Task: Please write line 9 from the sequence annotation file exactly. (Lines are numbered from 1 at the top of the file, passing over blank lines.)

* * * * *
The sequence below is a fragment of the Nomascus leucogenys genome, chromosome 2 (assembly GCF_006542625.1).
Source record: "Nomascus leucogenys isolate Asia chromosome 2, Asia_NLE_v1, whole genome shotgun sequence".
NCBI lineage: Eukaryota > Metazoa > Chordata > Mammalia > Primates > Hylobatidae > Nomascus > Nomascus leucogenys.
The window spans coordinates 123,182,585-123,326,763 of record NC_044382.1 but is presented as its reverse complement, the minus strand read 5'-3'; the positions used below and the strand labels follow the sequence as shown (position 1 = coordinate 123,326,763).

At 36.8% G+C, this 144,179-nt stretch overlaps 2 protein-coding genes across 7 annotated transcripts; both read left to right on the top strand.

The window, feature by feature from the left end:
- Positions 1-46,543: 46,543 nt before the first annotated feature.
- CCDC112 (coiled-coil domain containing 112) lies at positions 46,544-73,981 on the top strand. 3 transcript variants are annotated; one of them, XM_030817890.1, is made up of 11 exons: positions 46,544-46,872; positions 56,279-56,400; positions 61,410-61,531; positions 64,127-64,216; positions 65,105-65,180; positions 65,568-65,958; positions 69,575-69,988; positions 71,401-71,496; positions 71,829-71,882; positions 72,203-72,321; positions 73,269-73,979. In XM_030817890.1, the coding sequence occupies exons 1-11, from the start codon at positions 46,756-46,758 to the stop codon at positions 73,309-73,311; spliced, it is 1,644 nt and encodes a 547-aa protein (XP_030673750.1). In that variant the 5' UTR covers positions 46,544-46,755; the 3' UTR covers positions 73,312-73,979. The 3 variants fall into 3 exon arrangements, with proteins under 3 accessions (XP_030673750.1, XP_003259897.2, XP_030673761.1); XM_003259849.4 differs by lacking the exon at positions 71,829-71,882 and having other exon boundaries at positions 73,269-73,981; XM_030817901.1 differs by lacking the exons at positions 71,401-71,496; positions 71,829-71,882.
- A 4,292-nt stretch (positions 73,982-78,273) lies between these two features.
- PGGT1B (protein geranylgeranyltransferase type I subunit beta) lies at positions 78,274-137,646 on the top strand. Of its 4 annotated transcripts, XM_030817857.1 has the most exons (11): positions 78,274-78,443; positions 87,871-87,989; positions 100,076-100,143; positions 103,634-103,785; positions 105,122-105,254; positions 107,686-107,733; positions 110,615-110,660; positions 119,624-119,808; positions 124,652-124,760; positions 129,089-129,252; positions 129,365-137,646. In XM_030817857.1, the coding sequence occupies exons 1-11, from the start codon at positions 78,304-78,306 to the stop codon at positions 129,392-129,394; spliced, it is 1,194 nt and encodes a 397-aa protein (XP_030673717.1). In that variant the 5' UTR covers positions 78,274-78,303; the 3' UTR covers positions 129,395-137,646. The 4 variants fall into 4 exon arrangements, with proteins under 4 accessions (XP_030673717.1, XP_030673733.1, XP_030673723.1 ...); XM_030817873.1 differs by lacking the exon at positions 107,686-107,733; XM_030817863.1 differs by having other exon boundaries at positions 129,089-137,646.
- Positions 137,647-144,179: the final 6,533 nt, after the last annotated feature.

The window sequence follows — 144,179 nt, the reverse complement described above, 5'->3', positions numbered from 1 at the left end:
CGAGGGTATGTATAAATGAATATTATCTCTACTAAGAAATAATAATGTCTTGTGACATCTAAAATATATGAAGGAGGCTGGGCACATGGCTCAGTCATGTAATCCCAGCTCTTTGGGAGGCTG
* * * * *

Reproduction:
- A 4,292-nt stretch (positions 73,982-78,273) lies between these two features.